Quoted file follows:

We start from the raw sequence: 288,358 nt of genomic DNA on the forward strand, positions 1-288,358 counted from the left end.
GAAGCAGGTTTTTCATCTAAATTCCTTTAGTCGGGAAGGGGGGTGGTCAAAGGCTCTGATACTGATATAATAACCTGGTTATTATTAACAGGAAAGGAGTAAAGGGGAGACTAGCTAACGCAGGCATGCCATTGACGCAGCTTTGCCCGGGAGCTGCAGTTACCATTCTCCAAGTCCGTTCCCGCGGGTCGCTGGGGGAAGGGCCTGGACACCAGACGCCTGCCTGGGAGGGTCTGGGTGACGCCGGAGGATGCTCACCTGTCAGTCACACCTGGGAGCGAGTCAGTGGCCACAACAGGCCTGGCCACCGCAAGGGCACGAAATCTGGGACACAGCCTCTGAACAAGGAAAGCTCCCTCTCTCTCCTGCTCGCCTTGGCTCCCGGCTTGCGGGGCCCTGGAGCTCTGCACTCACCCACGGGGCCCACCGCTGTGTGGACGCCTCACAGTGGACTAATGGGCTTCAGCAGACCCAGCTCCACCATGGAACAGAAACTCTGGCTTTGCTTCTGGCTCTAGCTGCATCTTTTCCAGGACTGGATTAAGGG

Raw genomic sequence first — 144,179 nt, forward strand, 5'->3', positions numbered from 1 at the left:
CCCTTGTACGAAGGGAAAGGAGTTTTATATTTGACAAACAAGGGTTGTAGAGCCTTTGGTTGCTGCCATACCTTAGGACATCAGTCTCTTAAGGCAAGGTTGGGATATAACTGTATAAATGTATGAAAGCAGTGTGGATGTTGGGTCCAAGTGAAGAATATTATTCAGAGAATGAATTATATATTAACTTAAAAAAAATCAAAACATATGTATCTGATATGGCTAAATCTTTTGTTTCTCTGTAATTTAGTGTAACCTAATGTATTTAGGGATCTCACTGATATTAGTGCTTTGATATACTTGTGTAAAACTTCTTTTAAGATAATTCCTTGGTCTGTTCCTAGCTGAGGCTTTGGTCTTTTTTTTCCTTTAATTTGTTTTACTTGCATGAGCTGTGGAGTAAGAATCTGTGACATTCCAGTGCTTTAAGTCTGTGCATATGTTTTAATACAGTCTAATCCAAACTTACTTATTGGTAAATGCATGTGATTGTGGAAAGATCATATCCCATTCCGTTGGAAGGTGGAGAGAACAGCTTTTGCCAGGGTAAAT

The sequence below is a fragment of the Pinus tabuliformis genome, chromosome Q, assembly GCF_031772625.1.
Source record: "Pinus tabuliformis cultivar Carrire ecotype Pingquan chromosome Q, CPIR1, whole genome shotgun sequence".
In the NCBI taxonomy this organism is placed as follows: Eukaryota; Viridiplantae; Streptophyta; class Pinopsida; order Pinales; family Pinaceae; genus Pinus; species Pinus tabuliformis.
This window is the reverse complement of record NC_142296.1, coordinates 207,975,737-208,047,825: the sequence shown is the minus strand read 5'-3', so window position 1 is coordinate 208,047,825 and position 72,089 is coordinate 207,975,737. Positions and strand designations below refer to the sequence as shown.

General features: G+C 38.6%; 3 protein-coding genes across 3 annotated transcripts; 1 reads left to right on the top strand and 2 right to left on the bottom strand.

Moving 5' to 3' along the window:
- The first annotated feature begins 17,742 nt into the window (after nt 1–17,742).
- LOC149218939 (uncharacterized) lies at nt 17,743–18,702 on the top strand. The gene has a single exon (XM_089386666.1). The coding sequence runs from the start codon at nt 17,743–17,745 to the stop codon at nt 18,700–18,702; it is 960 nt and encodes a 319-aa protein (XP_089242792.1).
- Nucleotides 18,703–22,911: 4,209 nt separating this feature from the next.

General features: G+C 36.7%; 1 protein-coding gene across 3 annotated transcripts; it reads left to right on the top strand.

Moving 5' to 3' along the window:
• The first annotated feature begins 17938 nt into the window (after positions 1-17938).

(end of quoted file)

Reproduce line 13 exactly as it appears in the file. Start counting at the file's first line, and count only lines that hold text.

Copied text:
- Nucleotides 18,703–22,911: 4,209 nt separating this feature from the next.